If you really want to do a parser, start by not writing any code, but by understanding how your grammar should work. Backus-Naur Format or BNF is the typical notation used to define your grammar. Infix notation is a common software engineering parsing topic, and the basic BNF structure for infix notation goes like:
letter ::= 'a'..'z'
operand ::= letter+
term ::= operand | '(' expr ')'
expr ::= term ( '+' term )*
The key is that
term contains either your alphabetic operand or an entire subexpression wrapped in ()'s. That subexpression is just the same as the overall expression, so this recursive definition takes care of all the parenthesis nesting. The expression then is a term followed by zero or more terms, added on using your binary '+' operator. (You could expand
term to handle subtraction and multiplication/division as well, but I'm not going to complicate this answer more than necessary.)
Pyparsing is a package that makes it easy to translate a BNF to a working parser using Python objects (Ply, spark, and yapps are other parsers, which follow the more traditional lex/yacc model of parser creation). Here is that BNF implemented directly using pyparsing:
from pyparsing import Suppress, Word, alphas, Forward, Group, ZeroOrMore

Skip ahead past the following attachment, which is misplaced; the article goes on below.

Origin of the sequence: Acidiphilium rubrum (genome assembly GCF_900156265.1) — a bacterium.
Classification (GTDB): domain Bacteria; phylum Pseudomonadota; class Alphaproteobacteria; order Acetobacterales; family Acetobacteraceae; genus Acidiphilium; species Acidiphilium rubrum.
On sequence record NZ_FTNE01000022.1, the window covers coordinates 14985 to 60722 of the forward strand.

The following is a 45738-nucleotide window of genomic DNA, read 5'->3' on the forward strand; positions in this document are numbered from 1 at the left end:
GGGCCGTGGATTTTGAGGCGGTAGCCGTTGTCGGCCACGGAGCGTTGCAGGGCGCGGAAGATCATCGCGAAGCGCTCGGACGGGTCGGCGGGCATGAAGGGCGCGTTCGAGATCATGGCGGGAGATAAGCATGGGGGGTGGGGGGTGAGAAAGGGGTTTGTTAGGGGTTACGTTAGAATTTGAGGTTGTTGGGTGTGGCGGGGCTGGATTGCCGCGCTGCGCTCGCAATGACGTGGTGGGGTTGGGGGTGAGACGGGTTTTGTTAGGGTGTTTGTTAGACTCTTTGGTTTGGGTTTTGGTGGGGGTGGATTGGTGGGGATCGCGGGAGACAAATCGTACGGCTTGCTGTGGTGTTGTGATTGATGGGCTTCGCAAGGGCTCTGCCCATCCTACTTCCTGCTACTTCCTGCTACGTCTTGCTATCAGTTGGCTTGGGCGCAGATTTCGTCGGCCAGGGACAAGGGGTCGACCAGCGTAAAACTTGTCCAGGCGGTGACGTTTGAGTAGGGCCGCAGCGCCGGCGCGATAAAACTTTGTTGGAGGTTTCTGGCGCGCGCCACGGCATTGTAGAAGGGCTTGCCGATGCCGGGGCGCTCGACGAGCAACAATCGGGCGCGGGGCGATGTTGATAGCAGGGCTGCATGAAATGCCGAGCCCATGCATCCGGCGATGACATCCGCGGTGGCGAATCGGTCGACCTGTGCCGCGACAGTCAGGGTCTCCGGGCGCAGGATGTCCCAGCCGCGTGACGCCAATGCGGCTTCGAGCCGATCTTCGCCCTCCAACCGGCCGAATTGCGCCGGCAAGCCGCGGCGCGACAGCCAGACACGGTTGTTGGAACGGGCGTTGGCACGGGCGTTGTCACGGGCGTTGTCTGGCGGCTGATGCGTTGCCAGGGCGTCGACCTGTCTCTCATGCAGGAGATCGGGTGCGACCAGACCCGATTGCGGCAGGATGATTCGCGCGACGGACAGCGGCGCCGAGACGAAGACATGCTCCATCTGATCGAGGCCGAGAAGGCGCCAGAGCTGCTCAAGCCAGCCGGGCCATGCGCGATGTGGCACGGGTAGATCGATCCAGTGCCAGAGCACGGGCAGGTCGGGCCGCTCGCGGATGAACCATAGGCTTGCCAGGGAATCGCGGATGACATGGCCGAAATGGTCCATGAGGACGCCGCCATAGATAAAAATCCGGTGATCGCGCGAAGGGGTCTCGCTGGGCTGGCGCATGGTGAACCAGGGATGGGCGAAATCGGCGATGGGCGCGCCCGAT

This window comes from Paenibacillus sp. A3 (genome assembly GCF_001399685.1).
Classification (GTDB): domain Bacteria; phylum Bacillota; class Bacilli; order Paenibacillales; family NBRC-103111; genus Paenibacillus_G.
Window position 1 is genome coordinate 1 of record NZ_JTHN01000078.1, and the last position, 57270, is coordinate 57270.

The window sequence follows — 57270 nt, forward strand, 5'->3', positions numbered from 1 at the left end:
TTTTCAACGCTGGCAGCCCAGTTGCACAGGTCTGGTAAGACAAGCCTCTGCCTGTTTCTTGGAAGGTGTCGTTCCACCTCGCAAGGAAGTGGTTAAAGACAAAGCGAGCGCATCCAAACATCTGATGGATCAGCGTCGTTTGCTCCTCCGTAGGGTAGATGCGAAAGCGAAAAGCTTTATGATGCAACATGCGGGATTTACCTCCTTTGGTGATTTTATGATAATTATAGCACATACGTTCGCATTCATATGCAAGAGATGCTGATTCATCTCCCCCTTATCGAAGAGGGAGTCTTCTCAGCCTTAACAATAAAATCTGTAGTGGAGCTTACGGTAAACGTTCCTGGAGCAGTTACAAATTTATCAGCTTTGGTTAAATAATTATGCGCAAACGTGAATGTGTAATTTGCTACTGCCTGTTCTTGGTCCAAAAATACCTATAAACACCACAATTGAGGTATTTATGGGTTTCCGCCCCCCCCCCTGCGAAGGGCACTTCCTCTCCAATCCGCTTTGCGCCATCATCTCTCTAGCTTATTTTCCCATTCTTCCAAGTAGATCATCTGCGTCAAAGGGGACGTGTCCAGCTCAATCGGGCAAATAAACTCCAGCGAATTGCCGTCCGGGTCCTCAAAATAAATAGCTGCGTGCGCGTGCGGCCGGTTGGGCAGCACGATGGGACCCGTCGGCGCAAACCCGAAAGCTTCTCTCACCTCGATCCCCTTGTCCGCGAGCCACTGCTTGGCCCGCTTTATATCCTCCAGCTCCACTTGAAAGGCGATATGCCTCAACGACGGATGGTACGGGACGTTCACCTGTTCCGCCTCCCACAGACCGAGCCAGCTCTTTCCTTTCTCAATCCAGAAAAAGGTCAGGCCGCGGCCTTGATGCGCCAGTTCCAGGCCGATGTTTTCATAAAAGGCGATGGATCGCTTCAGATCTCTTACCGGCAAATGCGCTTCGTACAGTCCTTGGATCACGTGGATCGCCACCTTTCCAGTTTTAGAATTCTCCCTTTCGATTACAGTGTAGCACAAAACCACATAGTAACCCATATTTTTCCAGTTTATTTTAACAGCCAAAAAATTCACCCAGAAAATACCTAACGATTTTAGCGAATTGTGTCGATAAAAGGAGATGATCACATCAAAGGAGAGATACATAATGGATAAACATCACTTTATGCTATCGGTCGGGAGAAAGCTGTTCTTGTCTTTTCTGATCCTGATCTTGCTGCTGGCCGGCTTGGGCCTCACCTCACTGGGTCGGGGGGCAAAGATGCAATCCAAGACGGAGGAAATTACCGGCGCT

LPAR, RPAR, PLUS = map(Suppress, "()+")
operand = Word(alphas)
# forward declare our overall expression, necessary when defining a recursive grammar
expr = Forward()
# each term is either an alpha operand, or an expr in ()'s
term = operand | Group(LPAR + expr + RPAR)
# define expr as a term, with optional '+ term's
expr << term + ZeroOrMore(PLUS + term)
# try it out
s = "(((a+b)+c)+(d+e))"
[[[['a', 'b'], 'c'], ['d', 'e']]]
Infix notation with recognition of precedence of operations is a pretty common parser, or part of a larger parser, so pyparsing includes a helper builtin call
operatorPrecedence to take care of all the nesting/grouping/recursion, etc. Here is that same parser written using
from pyparsing import operatorPrecedence, opAssoc, Word, alphas, Suppress
# define an infix notation with precedence of operations
# you only define one operation '+', so this is a simple case
operand = Word(alphas)
expr = operatorPrecedence(operand,
('+', 2, opAssoc.LEFT),
giving the same results as before.
More detailed examples can be found online at the pyparsing wiki - the explicit implementation at fourFn.py and the operatorPrecedence implementation at simpleArith.py.